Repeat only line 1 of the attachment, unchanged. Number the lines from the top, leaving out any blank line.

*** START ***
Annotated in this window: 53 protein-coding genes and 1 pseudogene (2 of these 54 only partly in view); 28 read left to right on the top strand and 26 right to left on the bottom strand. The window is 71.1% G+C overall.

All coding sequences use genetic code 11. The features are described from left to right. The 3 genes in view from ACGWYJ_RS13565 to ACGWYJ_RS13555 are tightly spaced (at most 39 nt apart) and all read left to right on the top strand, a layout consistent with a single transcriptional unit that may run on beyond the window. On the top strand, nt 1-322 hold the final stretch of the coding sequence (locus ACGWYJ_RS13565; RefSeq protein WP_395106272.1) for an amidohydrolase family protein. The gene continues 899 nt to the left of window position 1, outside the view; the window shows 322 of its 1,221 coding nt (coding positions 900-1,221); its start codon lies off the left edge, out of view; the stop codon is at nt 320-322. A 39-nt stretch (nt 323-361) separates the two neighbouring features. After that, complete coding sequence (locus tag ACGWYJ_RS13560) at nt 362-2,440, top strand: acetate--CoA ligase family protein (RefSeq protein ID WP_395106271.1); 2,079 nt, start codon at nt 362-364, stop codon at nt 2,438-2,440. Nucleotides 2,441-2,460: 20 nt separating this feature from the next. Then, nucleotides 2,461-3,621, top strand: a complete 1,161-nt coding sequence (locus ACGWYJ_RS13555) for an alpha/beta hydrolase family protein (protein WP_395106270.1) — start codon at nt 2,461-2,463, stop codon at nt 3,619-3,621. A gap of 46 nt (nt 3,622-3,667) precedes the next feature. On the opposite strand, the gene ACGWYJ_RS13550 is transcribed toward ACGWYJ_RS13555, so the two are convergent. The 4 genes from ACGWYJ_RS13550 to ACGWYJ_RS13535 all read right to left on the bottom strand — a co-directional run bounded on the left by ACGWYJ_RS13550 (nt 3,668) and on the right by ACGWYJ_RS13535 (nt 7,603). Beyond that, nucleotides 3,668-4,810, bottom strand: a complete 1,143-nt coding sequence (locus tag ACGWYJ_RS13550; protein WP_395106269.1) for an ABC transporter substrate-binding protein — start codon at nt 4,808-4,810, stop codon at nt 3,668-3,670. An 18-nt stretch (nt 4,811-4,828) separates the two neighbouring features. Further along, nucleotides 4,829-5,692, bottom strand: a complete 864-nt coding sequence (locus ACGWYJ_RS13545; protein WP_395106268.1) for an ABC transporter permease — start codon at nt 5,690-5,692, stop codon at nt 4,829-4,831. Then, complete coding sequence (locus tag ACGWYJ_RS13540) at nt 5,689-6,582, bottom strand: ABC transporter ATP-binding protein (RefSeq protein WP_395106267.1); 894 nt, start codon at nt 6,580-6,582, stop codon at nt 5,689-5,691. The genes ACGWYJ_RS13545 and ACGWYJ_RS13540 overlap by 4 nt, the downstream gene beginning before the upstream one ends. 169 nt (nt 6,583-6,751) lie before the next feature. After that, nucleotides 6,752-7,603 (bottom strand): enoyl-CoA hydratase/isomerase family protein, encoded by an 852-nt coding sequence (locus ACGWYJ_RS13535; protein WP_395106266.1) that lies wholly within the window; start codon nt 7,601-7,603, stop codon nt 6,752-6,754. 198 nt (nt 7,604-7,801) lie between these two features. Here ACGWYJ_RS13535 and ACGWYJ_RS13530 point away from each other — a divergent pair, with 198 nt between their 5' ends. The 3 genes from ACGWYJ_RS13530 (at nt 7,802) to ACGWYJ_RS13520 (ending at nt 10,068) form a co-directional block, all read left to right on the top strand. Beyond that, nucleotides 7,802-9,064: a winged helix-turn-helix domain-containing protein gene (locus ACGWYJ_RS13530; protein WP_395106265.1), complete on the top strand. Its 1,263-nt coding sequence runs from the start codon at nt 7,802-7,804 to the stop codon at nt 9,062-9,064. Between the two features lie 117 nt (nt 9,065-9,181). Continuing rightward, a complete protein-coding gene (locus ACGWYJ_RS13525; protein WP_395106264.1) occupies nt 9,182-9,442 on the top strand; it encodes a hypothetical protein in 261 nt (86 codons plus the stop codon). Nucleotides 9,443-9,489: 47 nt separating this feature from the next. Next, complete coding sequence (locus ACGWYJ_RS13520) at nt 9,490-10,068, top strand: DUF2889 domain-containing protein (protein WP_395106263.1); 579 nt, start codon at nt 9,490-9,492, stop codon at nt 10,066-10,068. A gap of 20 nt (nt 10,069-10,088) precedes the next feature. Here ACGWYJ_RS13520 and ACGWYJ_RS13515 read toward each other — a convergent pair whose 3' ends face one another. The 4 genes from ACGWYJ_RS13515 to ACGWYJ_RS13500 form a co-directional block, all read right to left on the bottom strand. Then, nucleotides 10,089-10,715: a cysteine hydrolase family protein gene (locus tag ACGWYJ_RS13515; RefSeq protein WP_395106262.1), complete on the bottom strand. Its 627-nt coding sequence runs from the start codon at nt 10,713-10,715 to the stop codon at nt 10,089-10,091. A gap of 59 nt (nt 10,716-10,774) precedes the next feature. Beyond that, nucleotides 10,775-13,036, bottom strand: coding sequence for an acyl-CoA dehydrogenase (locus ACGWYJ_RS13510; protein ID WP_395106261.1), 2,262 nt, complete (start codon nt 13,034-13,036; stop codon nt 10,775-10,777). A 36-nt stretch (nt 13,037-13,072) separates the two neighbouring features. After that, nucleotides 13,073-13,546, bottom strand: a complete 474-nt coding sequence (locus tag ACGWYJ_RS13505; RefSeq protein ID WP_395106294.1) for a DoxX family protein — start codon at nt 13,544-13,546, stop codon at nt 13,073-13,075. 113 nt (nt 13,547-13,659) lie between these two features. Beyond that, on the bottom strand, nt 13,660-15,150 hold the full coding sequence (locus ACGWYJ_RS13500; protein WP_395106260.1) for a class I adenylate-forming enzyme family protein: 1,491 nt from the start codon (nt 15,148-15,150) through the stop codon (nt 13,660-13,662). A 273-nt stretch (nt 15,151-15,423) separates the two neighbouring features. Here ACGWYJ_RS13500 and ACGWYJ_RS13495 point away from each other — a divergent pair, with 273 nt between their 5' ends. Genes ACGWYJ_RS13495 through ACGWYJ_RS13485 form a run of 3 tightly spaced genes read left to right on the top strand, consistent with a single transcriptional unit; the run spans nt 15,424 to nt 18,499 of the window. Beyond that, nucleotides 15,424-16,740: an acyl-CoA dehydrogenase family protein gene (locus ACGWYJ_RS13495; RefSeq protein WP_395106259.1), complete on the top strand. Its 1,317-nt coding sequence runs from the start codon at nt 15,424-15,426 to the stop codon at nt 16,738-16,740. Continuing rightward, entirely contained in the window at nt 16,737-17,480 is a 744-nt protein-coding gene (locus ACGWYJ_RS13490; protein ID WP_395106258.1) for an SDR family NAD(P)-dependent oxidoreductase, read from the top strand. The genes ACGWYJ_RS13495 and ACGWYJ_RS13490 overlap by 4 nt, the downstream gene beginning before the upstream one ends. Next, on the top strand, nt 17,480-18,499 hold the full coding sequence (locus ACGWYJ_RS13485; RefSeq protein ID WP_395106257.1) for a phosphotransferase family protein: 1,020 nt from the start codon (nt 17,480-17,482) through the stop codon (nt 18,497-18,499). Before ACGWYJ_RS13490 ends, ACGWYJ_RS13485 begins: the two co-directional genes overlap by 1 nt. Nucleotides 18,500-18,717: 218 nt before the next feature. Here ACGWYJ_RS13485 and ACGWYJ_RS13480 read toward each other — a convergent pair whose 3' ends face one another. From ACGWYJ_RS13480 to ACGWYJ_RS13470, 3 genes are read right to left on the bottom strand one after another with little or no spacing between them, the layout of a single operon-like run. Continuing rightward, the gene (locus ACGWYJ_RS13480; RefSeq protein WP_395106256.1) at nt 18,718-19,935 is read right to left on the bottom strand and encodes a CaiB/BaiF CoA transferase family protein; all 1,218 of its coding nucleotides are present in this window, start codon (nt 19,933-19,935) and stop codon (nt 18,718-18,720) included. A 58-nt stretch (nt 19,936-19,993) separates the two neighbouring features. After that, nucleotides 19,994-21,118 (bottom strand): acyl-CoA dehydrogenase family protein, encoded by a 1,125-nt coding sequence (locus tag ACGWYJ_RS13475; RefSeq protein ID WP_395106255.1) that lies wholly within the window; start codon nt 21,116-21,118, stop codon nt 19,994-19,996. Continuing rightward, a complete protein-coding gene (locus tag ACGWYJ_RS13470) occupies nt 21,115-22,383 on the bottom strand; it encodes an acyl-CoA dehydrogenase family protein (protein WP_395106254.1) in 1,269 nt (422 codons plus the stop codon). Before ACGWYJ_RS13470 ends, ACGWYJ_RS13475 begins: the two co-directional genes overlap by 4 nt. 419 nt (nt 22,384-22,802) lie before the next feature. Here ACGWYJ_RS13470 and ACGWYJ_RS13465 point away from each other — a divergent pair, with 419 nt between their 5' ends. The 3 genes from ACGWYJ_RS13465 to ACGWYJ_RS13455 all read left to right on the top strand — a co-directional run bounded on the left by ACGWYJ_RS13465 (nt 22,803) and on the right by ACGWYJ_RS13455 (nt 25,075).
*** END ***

Annotated in this window: 53 protein-coding genes and 1 pseudogene (2 of these 54 only partly in view); 28 read left to right on the top strand and 26 right to left on the bottom strand. The window is 71.1% G+C overall.